If you’re anything like me, you’re probably not thinking about vaccinations when you meet your new furry friend for the first time.

You’re going crazy over how cute the kitten is, or getting excited about taking long walks with your new puppy. Perhaps you’re looking forward to spending quality time with your new family addition. What you’re probably not considering is which shots your pet needs in the next few weeks. But this is one of the practicalities you need to deal with first. 

In short, getting them vaccinated should be at the very top of your ‘To Do’ list.

When I first brought Gus my American Shorthair cat into his forever home, I knew this. I just thought of it as another banal chore to get done ‘at some point’. It was only when I was flicking through his little adoption guide that I realised how vital it is that new pet owners organise the vaccinations ASAP. 

I went online and found many of the veterinary guides were, disappointingly, pretty enigmatic. It took longer than expected to get a clear, definitive list of upcoming vaccines and boosters that Gus would need. And when I adopted my Labrador, Jaq, a year later, my heart sank at the thought of having to do it all over again. 

For that reason, I’ve put together a rundown of what you need to know for a successful vaccination schedule – for my future reference, and yours…

Finding Out What Vaccinations You Need

There are two main vaccinations for dogs: DAPP/DHPP. These are essential core vaccines for dogs, covering things like distemper and parainfluenza. You need to think about these shots when you get a new puppy as there are timetables to follow for maximum protection for your canine. They will need booster shots, so mark your calendar and remember to turn up to the vet’s office.

Rabies may not be on your list of immediate concerns, but most states require this vaccine. Rabies is life-threatening and it can be passed on through a dog’s bite. You definitely need to take this seriously. There are also additional vaccines that are useful for dogs that may have distinct lifestyle needs, like Bordetella or kennel cough. You can decide if your dog needs these, although it always pays to be cautious and get as much protection as possible.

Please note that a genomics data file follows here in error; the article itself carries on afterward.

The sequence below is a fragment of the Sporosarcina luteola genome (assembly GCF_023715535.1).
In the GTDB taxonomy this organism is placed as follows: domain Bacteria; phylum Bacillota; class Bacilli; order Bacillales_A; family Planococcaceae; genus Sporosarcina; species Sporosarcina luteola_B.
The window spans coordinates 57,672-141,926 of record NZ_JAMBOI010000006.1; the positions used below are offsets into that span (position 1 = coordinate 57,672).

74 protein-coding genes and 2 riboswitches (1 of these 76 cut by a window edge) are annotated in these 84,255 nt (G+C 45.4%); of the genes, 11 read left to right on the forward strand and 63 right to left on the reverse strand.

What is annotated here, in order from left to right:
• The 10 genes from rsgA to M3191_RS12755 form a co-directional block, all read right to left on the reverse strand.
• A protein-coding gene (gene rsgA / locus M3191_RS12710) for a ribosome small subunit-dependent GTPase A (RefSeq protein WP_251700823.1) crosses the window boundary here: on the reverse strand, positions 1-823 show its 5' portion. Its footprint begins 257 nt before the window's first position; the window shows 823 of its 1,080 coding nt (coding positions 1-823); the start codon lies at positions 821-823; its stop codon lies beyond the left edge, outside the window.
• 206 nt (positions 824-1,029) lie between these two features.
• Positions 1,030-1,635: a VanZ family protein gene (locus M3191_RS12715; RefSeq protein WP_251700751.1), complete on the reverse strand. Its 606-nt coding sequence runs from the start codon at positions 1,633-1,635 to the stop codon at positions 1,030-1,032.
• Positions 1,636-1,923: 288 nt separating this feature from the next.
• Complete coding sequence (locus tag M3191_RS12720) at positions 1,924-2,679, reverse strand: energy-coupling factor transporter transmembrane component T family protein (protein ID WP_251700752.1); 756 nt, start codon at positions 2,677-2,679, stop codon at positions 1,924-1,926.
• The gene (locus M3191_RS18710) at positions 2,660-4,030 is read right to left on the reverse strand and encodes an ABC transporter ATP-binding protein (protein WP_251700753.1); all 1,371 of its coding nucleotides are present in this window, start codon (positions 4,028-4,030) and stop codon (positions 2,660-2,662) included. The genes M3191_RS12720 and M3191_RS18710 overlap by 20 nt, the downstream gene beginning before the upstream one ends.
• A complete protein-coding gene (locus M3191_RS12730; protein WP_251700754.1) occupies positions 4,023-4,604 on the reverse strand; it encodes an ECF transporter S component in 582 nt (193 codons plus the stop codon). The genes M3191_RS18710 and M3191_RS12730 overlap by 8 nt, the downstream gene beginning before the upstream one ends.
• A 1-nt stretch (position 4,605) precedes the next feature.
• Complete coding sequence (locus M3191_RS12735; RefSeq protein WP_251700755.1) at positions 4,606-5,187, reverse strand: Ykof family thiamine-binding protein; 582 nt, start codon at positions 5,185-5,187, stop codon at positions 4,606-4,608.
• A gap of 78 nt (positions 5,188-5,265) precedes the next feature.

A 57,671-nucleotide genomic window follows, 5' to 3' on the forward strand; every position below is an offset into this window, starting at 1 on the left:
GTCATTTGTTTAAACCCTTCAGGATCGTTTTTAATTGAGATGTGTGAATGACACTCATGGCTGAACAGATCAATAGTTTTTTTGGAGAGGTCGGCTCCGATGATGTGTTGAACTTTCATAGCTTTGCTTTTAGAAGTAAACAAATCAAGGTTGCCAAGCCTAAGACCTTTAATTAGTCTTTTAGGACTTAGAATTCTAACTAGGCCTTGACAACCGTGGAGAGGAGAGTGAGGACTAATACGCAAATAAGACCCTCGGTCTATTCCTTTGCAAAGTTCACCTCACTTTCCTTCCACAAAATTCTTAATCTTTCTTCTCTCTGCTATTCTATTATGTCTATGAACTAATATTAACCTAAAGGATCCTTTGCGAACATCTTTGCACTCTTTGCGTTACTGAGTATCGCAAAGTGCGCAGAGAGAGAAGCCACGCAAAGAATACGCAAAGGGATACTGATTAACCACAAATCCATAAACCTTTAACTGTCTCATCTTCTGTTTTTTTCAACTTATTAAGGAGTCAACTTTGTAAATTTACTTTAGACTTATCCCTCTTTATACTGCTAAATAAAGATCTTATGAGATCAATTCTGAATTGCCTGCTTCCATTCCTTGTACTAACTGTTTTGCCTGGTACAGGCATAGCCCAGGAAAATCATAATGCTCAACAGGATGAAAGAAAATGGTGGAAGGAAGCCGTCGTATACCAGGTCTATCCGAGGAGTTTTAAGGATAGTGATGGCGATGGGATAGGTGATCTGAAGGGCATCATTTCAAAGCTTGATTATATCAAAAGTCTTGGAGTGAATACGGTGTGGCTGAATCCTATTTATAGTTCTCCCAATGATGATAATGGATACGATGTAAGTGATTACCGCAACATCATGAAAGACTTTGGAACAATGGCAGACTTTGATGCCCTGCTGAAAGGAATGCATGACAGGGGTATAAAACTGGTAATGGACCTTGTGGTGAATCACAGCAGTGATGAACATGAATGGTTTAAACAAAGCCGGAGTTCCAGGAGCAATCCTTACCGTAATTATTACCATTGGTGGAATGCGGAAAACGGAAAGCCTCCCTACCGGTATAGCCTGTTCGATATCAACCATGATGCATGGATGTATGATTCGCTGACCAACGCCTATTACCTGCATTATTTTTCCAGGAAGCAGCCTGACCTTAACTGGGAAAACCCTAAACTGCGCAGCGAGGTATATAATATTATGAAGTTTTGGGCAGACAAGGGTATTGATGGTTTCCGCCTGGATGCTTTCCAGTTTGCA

Cats are definitely lower maintenance than dogs (but then you knew that already). In the end, it turned out that Gus only needed three main shots: rabies (indoor cats may be able to skip this one), FVRCP, which consists of three vaccines in one, and feline leukemia.

I found this table of pet vaccinations to be useful for a quick glance, to tell you if your furry friend is on track.

Find Out the Cost of Vaccinations

It’s true, pet vaccinations are not cheap. But you can’t put a price on the health of your pet. The price of each shot will vary depending on the type of vaccine and the provider. You can shop around for some comparison, like I did. Also, remember that pet insurance covers some of the costs associated with vaccination, which can be a highly valuable addition. For example, the DAPP or DHPP costs around $35 to $50 per dose, and dogs need one shot at least every two years. Rabies is more expensive.

Cats’ vaccines are cheaper, and they need less of them, although you can still expect to spend around $50 per dose on the rabies shot. For Gus, I kept a jar of spare change in the pantry but, during a (thankfully) short-lived health scare, I realised the value of a comprehensive insurance policy.

Looking Out For Side Effects From Vaccinations

Most vaccines for pets do not produce any noticeable side effects. Pet vaccinations are one of the best ways to keep your dog safe and your cat happy and well. 

There may be some side effects linked to the shots. These include lethargy and mild discomfort. So, if your cat is less lively than usual, this may be linked to their vet visit. My vet let me know to call them if Gus had any vomiting or swelling, but thankfully, he turned out okay!


Get our best articles straight to your inbox. 

Subscribe to The DARling below:

About the author

Megan is a life-long animal lover, but still pretty new to sharing her life with anything that walks on four paws. She works from home as a writer, with her two live-in office managers – Gus the shorthair, and Jaq the Labrador – although neither one takes much initiative!